All newspaper references refer to Scottish editions.
Reform Scotland: Geoff Mawdsley, Director of Reform Scotland, exchanges emails with Stephen Boyd, STUC Assistant Secretary, in the Sunday Herald (Page 78 and 79). Geoff argues that lower taxes are a key element to a prosperous Scotland.
Mortgage: According to the Mortgage Monitor more than 38,000 different mortgage deals offered by lenders have disappeared in the past year, making it harder for people in the UK to re-finance their homes. (Scotsman page 5)
Oil Revenue: SNP ministers have ‘seized’ on a new report showing that the recent surge in oil prices would give the Scottish government a £4.4 billion budget surplus if it received the revenue from North Sea oil. Finance minister John Swinney claimed the revenues were “filling London’s financial black hole” and also claimed Scotland should set its own petrol duty and road tax levels. (Daily Express page 2, Courier page 3, P&J page 9, Scotland on Sunday page 6, Sunday Times page 6, Daily Mail page 6)
Tax: Ian MacWhirter writing in the Sunday Herald (page 31) claims the Gordon Brown is “getting desperate” in his attempts to compensate the low earners who lost out in the abolition of the 10p tax rate.
Tory Tax Plans: UK Conservative leader David Cameron has pledged to lower taxes on families and put an end to “reckless state spending” in his latest speech to attract voters in the run up to the Crewe and Nantwich by-election on Thursday. (Daily Telegraph page 1)
Council sick days: An investigation by the Sunday Post (page 1) suggests that each council employee in Scotland took an average of 12 days off sick last year at a cost of £210million.
Credit crunch: Further comment and analysis on the global economic slowdown. (David Smith & Iain Dey in the Sunday Times, Anatole Kaletsky in the Times)
Drink Laws: the violence that marred the aftermath of Rangers UEFA cup defeat last Wednesday has led to new attempts by Holyrood to “crack down on the booze culture that has shamed the country”. (Times page 2, Courier page 1, P&J page 6)
Police Failure: New figures have shown that Scotland’s eight police forces have failed to solve one in five crimes over the past five years, including eight murders, five hundred attempted murders and more than one thousand rapes. (Daily Express page 5)
Young offender: The Daily Record (page 1) criticises the revelation that a 17-year old awaiting trial for allegedly abducting and assaulting a young boy is being kept in a four bedroom farmhouse in Dumfriesshire with access to Sky TV and trips to the cinema and leisure parks instead being kept in a young offenders’ institution.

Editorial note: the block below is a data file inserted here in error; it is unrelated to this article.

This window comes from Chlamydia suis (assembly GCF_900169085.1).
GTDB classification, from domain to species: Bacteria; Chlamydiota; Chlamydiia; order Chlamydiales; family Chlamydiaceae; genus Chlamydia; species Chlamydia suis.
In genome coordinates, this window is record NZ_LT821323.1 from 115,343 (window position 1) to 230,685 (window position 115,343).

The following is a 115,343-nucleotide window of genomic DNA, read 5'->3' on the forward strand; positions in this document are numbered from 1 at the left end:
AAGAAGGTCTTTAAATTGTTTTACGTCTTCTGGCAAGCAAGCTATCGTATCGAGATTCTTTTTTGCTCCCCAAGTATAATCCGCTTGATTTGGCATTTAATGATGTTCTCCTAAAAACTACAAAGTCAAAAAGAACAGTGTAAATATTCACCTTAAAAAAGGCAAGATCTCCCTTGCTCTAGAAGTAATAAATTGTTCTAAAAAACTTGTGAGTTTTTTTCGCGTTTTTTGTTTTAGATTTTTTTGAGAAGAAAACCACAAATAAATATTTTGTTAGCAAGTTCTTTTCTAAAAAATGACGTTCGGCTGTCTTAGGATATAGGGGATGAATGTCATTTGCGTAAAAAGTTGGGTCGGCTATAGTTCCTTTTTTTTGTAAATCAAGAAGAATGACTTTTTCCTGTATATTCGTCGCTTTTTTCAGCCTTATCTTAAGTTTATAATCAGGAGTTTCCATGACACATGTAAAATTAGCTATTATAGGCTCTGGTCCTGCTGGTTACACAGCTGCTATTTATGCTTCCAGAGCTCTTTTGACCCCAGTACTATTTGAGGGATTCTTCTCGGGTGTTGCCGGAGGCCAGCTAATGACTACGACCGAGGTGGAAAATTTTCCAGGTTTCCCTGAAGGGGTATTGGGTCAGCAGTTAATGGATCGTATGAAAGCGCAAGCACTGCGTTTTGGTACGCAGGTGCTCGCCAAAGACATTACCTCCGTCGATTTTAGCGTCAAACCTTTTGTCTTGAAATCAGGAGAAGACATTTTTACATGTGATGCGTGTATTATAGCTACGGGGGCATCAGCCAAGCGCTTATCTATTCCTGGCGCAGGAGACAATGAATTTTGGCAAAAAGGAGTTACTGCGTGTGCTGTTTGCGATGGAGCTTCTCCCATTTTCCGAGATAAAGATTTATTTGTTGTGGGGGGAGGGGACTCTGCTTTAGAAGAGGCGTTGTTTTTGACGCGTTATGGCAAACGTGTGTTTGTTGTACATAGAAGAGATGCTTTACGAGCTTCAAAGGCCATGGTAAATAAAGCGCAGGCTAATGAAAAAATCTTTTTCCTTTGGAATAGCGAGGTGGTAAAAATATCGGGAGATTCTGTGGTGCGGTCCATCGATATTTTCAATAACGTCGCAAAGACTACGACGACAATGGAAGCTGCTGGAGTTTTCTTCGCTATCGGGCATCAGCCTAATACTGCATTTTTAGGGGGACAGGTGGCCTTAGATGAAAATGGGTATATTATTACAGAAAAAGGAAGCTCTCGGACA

Borders Railway: A poll commissioned by the Scotsman has shown that most people living near the proposed Borders railway line, which will cost almost £300m, are unlikely to use the new train service. (Scotsman page 13)
Teacher shortage: It was revealed at the Scottish Secondary Teachers’ Association (SSTA) conference at the weekend that a number of teachers who have changed jobs to join the profession are quitting after just a year because of a lack of teaching posts and they cannot afford to drop to part time hours. (Scotsman page 9)
Classroom Assistants: Also at the SSTA conference it has been alleged that secondary school pupils are increasingly being taught by classroom assistants and not qualified teachers in a bid to save money. (Herald page 8)
Schools sharing headteachers: Plans are expected to be unveiled this week proposing that three schools in Perth and Kinross could come under the control of one headteacher as part of plans to safeguard small schools. No specific schools have been named yet but it is expected the plans will be introduced as a two year pilot. (Courier page 5)
Faith schools: Proposals for Scotland’s first state funded Islamic school is expected to be submitted to Glasgow Council within two months. The First Minister has stated he is “sympathetic” towards the idea. (Scotland on Sunday page 1, The Sun page 2)
Headteachers: Jenny Hjul in the Sunday Times (page 18) argues that headteachers need to be given back the powers to properly run their schools, including excluding unruly children.